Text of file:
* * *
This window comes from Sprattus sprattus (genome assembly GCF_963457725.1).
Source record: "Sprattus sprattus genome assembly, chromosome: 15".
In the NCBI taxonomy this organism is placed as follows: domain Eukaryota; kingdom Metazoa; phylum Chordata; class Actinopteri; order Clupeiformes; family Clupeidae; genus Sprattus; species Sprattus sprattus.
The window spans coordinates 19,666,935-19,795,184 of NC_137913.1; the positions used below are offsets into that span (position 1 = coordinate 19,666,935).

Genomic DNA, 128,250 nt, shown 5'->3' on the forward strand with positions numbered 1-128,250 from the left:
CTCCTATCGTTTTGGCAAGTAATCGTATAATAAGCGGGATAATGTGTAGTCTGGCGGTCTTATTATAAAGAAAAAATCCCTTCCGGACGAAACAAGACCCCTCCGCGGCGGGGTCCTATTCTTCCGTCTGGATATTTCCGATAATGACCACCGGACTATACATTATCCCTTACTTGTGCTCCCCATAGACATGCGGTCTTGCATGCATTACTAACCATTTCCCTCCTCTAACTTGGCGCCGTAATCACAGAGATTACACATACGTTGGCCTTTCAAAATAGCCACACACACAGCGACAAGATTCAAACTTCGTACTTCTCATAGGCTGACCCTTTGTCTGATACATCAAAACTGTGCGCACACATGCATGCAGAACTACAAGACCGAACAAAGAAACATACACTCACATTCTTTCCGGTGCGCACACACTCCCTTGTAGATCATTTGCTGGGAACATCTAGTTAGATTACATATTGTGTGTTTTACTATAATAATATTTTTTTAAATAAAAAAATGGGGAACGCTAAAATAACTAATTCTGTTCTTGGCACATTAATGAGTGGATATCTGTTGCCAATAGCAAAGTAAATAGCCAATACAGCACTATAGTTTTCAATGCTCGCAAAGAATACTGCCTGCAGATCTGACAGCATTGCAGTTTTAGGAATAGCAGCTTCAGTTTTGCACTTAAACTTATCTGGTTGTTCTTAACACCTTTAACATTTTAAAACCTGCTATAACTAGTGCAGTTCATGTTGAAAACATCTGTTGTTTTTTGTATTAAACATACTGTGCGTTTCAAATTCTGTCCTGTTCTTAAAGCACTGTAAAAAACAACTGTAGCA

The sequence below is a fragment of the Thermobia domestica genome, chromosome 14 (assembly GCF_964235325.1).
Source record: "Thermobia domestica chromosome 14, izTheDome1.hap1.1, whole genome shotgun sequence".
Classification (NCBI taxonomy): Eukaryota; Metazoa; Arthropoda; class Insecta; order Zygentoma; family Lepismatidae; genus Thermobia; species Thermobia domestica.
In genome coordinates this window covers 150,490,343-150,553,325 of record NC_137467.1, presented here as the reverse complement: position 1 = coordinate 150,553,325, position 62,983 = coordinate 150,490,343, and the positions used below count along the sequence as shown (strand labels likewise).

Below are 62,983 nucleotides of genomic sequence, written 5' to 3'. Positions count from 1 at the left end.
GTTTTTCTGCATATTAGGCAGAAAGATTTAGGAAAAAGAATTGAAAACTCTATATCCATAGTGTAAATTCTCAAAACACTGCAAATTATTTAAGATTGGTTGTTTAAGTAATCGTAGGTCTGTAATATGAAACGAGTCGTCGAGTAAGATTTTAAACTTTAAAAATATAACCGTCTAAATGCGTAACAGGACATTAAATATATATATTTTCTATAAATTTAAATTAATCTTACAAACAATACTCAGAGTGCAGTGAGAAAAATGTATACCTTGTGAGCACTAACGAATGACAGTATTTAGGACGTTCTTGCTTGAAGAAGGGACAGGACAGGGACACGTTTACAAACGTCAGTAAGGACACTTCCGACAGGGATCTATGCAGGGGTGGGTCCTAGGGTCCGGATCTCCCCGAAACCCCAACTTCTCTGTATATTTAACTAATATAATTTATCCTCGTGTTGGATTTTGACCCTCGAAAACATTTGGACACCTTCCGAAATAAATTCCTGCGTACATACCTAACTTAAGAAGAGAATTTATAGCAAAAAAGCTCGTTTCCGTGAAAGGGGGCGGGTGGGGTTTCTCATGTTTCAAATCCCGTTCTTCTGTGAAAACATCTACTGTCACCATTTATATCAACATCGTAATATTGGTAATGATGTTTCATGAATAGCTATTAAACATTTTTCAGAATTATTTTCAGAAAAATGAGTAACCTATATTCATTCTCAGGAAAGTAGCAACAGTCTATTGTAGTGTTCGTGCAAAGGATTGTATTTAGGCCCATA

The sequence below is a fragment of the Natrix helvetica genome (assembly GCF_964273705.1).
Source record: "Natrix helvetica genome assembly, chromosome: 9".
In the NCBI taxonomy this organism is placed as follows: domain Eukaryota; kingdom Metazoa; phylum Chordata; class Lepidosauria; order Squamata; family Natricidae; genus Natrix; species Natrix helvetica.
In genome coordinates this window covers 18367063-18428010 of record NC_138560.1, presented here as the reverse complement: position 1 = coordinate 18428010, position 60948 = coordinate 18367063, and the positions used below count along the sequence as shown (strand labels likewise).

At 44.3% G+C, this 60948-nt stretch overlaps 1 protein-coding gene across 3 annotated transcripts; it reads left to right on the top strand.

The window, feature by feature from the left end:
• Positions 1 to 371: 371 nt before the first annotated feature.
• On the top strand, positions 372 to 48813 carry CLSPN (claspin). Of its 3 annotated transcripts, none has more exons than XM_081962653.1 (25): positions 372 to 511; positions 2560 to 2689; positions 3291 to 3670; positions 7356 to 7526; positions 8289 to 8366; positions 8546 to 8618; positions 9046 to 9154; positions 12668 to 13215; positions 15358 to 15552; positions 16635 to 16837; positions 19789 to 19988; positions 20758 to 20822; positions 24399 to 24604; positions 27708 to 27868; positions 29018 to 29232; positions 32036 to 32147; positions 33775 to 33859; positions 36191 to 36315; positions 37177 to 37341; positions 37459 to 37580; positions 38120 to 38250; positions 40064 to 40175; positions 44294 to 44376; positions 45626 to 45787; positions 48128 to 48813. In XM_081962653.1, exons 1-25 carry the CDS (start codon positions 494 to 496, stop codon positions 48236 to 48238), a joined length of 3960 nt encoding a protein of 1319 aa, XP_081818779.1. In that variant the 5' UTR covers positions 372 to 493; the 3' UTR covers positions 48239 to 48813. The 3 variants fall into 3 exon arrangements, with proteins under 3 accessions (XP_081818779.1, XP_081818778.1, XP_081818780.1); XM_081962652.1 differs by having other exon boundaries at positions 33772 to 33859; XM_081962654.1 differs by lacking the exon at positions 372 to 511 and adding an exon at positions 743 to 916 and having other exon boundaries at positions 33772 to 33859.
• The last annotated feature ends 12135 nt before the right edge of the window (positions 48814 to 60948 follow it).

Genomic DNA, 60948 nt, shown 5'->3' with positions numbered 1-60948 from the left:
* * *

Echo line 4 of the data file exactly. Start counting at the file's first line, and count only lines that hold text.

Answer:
The window spans coordinates 19,666,935-19,795,184 of NC_137913.1; the positions used below are offsets into that span (position 1 = coordinate 19,666,935).